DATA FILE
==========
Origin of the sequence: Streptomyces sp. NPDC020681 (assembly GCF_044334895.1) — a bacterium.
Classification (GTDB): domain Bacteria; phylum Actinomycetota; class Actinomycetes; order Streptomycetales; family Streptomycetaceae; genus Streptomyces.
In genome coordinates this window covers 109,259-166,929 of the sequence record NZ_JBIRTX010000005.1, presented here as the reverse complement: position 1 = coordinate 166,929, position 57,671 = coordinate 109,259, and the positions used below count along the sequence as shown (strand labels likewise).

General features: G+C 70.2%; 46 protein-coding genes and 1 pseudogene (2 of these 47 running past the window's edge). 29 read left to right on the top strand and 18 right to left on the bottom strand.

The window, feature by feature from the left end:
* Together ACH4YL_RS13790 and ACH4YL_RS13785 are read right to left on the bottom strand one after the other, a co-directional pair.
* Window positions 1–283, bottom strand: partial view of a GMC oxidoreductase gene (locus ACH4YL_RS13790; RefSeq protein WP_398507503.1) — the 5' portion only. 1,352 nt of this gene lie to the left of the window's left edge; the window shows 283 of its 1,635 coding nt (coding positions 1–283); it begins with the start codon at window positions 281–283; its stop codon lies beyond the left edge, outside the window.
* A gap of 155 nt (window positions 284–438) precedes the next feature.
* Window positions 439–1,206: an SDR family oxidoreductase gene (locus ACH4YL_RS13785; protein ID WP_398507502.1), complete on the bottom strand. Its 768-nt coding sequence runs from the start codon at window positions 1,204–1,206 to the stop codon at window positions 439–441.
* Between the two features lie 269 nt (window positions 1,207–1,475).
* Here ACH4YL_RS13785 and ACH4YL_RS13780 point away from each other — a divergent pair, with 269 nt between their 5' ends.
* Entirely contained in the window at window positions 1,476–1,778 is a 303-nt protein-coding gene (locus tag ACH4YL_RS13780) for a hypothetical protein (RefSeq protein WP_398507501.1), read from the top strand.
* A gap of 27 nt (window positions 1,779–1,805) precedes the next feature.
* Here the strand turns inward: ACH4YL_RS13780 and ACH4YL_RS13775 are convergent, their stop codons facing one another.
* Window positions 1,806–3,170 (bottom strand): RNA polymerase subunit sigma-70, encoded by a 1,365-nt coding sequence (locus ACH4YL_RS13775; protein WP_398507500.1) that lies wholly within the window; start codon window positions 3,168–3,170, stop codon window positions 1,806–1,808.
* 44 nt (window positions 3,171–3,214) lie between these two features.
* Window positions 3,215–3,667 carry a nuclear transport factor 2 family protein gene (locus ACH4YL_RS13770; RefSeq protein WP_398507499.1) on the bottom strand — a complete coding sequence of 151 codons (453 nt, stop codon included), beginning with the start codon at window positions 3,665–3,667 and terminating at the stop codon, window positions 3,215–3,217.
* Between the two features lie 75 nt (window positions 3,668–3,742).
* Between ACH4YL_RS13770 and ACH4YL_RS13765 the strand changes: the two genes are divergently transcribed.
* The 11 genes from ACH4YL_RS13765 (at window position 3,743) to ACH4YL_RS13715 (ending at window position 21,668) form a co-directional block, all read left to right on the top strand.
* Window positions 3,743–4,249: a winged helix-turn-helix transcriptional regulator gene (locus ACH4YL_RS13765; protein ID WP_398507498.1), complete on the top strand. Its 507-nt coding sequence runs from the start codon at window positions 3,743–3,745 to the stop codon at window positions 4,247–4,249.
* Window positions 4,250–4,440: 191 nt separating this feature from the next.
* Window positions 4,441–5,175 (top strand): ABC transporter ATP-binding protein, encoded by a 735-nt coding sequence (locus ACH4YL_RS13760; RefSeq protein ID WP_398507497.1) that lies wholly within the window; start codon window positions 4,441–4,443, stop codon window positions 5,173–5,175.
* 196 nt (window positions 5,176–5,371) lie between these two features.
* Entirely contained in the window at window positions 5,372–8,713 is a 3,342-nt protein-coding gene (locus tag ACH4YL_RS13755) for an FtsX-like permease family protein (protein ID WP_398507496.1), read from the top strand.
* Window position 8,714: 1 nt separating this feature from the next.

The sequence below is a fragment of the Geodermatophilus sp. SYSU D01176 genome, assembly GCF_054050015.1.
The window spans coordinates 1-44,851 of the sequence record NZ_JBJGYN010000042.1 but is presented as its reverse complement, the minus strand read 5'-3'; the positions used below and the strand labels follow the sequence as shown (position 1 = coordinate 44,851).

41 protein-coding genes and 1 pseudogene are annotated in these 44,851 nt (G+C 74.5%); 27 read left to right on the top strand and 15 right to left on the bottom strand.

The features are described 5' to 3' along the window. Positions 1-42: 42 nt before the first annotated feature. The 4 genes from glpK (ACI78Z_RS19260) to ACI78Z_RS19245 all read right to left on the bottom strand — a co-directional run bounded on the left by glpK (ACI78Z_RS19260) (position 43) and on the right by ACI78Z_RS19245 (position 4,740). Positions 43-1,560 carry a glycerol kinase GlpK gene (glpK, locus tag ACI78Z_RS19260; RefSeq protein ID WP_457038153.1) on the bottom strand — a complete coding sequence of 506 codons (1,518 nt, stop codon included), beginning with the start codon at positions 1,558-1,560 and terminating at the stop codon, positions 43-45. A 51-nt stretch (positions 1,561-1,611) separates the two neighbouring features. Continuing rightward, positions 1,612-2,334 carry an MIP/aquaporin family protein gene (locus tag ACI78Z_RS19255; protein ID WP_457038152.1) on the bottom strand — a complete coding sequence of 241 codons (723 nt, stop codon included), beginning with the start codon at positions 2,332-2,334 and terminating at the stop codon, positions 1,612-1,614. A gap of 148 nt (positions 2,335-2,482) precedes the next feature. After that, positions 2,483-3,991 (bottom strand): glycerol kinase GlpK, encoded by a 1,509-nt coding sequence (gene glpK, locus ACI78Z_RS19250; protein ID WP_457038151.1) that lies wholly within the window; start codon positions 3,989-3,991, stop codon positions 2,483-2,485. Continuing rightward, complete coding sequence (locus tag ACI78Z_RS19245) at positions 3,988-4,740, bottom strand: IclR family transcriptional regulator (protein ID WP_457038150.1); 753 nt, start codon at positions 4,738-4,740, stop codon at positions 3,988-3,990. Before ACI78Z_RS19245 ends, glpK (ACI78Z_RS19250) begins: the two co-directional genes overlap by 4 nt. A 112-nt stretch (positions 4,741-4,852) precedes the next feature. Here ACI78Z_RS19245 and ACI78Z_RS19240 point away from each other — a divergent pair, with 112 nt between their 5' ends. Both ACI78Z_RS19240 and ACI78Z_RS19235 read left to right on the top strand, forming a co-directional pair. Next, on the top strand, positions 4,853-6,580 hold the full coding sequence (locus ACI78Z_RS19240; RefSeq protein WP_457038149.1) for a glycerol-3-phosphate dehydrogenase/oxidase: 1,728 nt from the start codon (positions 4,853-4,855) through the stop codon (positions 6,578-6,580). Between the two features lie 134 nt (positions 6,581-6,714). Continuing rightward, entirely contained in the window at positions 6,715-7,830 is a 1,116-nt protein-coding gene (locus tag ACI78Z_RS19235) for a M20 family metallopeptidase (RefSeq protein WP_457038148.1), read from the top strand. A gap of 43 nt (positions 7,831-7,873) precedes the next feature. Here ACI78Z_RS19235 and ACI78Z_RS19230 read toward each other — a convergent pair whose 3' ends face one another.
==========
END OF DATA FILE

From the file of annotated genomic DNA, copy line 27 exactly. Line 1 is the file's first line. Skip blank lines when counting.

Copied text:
The sequence below is a fragment of the Geodermatophilus sp. SYSU D01176 genome, assembly GCF_054050015.1.